Newspaper Article Archive of
The Woodinville Weekly
Woodinville , Washington
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Newspaper Article Archive of
The Woodinville Weekly

February 26, 2020 New downtown developments begin to take shape
Article Pages -- as published on the The Woodinville Weekly website.

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ARTICLE DESCRIPTION: The Schoolhouse District, otherwise known as the Civic Campus, also will include 266 apartments, 406 underground-parking spaces, 11 wine-tasting rooms, retail businesses, an expanded YMCA, public space to congregate and a renovated schoolhouse.

 

Downtown Woodinville is layered in construction. As cranes tower over developments in progress, it has become evident that the city is growing both up and out.

Three developers shared updates on continued efforts to revitalize downtown at a Chamber of Commerce meeting Thursday, Feb. 20. They discussed ongoing work to increase housing options and provide community members with more public space to come together within the city.

“Woodinville is unique,” said Doug Reese of the Woodin Creek Village Associates. “Woodinville has a character that we don’t see in most communities in the Northwest.”

Woodin Creek Village, a 24-acre space located across from city hall, will include roughly 800 to 1,000 apartments, 50,000 square feet of commercial space and improvements to the roadway, stream and trail. About 500 units have been completed so far, although Reese said the project is only half-finished. 

Reese said this major development started back in 2011. The area previously belonged to Canterbury Square Mobile Home Park, which provided 128 mobile homeowners with a place to live. 

After a complex purchase and sale agreement and many years of partnerships with the city, he said the development is finally starting to take shape.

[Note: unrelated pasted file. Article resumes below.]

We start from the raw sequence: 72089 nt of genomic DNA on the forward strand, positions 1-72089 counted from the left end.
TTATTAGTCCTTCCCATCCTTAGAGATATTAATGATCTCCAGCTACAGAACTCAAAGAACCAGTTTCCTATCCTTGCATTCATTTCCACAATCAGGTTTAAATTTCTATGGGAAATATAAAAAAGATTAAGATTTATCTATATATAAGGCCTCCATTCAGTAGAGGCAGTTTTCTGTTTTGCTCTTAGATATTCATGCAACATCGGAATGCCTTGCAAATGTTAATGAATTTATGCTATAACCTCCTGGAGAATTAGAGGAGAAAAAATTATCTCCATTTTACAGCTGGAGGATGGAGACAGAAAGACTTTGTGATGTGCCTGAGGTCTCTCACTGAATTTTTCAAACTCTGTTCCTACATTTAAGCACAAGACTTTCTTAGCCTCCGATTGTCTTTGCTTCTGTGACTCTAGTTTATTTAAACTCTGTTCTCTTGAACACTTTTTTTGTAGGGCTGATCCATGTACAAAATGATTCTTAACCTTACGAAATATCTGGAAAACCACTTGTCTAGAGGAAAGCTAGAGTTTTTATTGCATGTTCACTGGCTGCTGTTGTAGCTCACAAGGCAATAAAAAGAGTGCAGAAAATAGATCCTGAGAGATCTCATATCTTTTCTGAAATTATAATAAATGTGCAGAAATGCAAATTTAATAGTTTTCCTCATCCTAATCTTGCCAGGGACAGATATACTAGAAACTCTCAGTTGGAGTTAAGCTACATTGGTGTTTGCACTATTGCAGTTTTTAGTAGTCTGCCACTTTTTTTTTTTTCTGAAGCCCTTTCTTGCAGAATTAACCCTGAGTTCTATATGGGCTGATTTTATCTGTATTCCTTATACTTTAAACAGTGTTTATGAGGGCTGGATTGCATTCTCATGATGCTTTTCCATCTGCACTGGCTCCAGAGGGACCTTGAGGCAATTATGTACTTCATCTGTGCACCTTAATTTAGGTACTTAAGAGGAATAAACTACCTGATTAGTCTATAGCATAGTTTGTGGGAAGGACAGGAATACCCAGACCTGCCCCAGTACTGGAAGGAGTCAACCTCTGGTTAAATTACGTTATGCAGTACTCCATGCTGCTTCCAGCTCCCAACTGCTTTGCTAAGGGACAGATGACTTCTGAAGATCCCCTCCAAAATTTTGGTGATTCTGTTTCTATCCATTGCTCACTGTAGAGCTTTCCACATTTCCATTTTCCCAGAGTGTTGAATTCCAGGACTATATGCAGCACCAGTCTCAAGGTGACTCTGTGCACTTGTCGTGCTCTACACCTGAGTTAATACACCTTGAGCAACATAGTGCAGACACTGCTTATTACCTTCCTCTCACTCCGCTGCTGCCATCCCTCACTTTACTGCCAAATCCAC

“We have something that we feel stands alone in the greater Seattle area,” Reese said. “We wanted it to be identifiable and have a character all of its own.”

Mainstreet Property Group gave the chamber a sneak peek into all the activity happening in the new Schoolhouse District, otherwise known as the Civic Campus. Kelly Price, president of Mainstreet, said the project incorporates 266 apartment units and 406 underground-parking spaces.

“Everything above ground is all pedestrian-oriented,” he said.

The goal of the project is to create a community hub for the public to gather, eat and drink. Price said there will be 11 wine tasting rooms along a corridor called “Wine Walk Row.” The area will feature music, lighting and outdoor seating, he added. 

He said the existing YMCA is being renovated to add 8,700 square feet for existing daycare operations. The renovation will allow for 150 kids to be on campus every day once it is up and running. An outdoor playground is also included in the YMCA renovation and will be open to the public after hours. 

A potential coffee shop and two restaurant-type groups will occupy additional retail space on the campus. About 3,000 square feet of turfgrass will provide plenty of room for any type of community gathering, Price said. A dog park is proposed for one corner of the property as well.

“The heartbeat of the project is the old Woodinville Schoolhouse. As everybody knows, it is a historical landmark. Our job is to renovate that schoolhouse and bring that vibrancy back.”

Price said renovations for the exterior of the schoolhouse will begin this summer and work on the interior will start afterward. 

TRF Pacific, a grocery store development company,  owns and manages a majority of downtown Woodinville. The company recently purchased 44 lots, which includes 14 lots and buildings laid out on three blocks.

Partner and designated broker Rick Parks said a typical grocery store center only needs about eight acres, which is nearly five times the amount of land he owns. As a result, he wants to build a mall, or commercial retail center, to serve the broader region. 

Parks said a study discovered that most residents leave Woodinville to make their retail purchases in nearby cities, such as Bellevue, Bothell and Redmond. The money and tax revenue for retail should be staying inside city limits, he added.

He envisions an area filled with public space, parking, retail shops, restaurants and more. Parks said he is working to save time for consumers by creating a space “to do more things in one place.”

In the meantime, the company is putting an overlay on the 44 acres and working on planning to incorporate all of those elements. He said they will be focused on spending money and making investments to create a plan and make it happen.

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